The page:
Taking on the doughnut chains isn't easy. Just ask exercise enthusiast Mark Fenton, host of the PBS television series "America's Walking" and an elected member of the planning board in Scituate, a small coastal town just south of Boston.

    After a second corporate-owned doughnut store sought to open in Scituate earlier this year, Mr. Fenton mounted a public counterattack, arguing that the chains would drive out local businesses, change the quaint town's character and add to the nation's obesity epidemic. The town council backed his proposal to ban such outlets but, when the issue went before citizens at the town's annual meeting in March, it failed by eight votes. "It's shocking to me," says Mr. Fenton, who adds that he has never set foot in such a doughnut store and probably never will.

    Breaking free of such deep-fried tradition has been more difficult for politicians like Boston City Councilman John Tobin, who last year mounted a crusade against childhood obesity, urging the Boston schools to get fatty foods out of the cafeterias and encourage kids to get more exercise.

    Even so, the councilman is also a former doughnut-shop worker and, when he wants to hold constituent meetings, he knows it's important to schedule them in places where people like to gather. In the West Roxbury neighborhood he represents, that would be Anna's Hand Cut Donuts.

    "I just have the coffee," Mr. Tobin says.
    #11
    Lucky Bishop
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    RE: Ruth's Chris Steak House to finally open in Boston 2004/08/06 00:17:51 (permalink)
    quote:
    Doughnut-like desserts have been part of the local cuisine since colonial times. But the pastries got a big boost with the 1950 founding of Dunkin' Donuts in Quincy. These days, the company is a unit of the British conglomerate Allied Domecq PLC, but 875 of its 3,900 U.S. stores are still located in the Boston area. "It's a New England institution," says John Glass, a food-industry analyst in Boston for CIBC World Markets. "It's like the Red Sox or the Boston accent."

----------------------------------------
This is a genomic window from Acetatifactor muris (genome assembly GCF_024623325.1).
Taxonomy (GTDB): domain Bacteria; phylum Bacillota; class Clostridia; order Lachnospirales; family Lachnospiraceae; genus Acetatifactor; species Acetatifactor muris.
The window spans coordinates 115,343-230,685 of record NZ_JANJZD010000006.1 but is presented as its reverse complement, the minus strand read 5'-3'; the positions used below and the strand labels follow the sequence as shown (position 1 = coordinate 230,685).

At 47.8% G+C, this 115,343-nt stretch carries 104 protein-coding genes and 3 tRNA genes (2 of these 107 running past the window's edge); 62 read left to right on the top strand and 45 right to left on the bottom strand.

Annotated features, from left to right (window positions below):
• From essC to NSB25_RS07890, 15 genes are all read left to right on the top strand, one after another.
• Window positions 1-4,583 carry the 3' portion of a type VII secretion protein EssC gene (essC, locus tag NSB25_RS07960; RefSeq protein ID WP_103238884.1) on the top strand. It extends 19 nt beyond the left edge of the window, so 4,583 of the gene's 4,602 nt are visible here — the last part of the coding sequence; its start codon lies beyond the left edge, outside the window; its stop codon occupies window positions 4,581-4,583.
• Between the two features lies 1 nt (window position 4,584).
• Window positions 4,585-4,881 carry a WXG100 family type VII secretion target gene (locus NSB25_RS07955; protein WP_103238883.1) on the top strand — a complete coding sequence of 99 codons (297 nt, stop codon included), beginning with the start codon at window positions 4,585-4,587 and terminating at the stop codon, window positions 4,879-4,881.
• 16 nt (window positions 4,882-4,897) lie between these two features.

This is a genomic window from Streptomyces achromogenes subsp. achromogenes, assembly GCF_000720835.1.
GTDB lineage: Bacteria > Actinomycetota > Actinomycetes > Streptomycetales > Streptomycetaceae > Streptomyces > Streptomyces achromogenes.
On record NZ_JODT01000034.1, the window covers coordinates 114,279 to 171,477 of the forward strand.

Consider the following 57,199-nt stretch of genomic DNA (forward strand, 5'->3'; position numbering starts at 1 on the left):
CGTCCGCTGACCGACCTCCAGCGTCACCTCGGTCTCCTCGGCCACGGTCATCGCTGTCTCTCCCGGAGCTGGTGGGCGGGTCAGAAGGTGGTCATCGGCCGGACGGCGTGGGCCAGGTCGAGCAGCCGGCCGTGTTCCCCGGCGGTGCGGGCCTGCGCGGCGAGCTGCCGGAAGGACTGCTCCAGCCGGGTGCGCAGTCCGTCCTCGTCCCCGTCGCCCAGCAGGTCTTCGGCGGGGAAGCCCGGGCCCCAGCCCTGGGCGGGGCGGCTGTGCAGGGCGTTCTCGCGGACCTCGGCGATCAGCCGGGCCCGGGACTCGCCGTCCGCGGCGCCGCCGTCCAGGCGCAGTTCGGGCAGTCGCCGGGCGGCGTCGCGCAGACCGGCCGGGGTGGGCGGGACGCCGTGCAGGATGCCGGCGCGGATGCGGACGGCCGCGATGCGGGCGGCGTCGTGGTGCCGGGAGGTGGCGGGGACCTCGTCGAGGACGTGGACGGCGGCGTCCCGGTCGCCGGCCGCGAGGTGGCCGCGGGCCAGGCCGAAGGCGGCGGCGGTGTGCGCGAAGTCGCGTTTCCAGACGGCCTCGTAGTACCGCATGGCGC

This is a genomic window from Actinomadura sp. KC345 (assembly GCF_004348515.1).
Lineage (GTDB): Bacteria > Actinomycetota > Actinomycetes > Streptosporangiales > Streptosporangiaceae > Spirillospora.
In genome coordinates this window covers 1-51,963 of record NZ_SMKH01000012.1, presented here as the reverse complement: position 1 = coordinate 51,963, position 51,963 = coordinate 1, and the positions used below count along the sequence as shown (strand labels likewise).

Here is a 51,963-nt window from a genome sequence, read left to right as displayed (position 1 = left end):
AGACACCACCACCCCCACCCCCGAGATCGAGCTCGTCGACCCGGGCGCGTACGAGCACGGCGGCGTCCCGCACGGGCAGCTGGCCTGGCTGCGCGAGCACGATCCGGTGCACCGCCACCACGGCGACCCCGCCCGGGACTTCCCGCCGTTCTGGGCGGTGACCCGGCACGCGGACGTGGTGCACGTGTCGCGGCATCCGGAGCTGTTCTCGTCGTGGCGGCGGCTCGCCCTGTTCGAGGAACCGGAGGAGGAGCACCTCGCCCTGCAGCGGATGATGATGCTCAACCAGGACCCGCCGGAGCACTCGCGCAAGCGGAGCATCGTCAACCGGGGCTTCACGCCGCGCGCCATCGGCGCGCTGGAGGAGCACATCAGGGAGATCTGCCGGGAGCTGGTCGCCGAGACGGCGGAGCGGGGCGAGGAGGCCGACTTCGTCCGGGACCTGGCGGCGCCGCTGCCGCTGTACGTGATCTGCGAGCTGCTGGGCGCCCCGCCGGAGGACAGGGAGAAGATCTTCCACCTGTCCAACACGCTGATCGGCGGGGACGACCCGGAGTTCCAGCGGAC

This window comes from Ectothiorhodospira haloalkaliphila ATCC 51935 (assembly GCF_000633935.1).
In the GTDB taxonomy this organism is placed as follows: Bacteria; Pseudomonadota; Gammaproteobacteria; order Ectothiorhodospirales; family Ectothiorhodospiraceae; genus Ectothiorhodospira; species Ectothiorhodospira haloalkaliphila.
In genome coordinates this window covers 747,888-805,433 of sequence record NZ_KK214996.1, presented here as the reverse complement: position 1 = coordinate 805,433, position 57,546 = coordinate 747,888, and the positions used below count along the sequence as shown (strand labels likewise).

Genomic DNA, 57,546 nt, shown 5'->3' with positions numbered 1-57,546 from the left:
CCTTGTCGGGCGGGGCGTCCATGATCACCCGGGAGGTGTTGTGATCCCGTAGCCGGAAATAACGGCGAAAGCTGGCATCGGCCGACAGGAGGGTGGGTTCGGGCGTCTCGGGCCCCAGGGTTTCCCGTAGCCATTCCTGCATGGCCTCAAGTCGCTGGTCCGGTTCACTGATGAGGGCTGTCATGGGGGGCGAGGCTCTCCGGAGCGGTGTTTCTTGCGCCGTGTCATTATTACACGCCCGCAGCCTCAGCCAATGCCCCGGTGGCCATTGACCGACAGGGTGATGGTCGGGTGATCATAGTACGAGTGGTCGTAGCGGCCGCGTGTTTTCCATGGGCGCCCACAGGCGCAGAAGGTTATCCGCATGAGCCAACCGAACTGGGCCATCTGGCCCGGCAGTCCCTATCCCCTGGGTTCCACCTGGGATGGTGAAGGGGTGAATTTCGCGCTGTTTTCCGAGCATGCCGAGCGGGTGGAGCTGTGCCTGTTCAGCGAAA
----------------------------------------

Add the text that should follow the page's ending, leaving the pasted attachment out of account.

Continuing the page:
The somewhat shameful local secret, unmentioned in this article, is that nobody actually goes to Dunkin Donuts for the doughnuts anymore. Back in the day, almost all of the stores had their own kitchens in back and made their doughnuts on site, meaning that if you knew when to go, you could snag some fresh warm doughnuts. Unfortunately, not one of those 875 stores in the Boston area (which includes many things like the little DD kiosks in Stop and Shop, which only barely count as stores -- they're more like those little carts that sell jewelry in the mall) makes their doughnuts in-house anymore: they're all serviced from a central bakery. What that means is that at best, you're getting a doughnut that's several hours old instead of several minutes, and in a store that doesn't get much turnaround, you might be chewing on a doughnut that's been sitting there for 48 hours. It's not nice.